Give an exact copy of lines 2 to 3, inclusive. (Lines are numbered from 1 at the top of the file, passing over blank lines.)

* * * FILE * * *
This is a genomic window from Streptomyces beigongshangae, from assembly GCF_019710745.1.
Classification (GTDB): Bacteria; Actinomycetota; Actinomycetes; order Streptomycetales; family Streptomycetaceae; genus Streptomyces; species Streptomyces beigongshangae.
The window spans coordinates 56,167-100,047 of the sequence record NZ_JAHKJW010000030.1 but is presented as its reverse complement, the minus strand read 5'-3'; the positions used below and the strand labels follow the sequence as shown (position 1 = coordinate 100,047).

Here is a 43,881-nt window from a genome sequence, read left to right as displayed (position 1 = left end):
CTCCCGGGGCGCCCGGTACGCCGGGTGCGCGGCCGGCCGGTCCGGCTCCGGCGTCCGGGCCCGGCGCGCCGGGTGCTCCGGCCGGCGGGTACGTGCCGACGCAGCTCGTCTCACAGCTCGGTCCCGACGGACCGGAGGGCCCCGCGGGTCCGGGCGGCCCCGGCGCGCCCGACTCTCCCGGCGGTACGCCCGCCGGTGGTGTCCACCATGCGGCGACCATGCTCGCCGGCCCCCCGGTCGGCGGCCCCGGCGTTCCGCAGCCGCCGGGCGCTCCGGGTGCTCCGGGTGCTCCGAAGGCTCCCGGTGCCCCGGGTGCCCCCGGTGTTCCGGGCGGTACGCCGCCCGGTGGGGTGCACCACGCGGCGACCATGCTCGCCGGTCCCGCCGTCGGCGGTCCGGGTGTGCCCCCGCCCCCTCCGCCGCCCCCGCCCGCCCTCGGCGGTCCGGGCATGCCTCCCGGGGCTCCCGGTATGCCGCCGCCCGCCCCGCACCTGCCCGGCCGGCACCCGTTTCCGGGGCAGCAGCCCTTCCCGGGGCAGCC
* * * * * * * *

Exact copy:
Classification (GTDB): Bacteria; Actinomycetota; Actinomycetes; order Streptomycetales; family Streptomycetaceae; genus Streptomyces; species Streptomyces beigongshangae.
The window spans coordinates 56,167-100,047 of the sequence record NZ_JAHKJW010000030.1 but is presented as its reverse complement, the minus strand read 5'-3'; the positions used below and the strand labels follow the sequence as shown (position 1 = coordinate 100,047).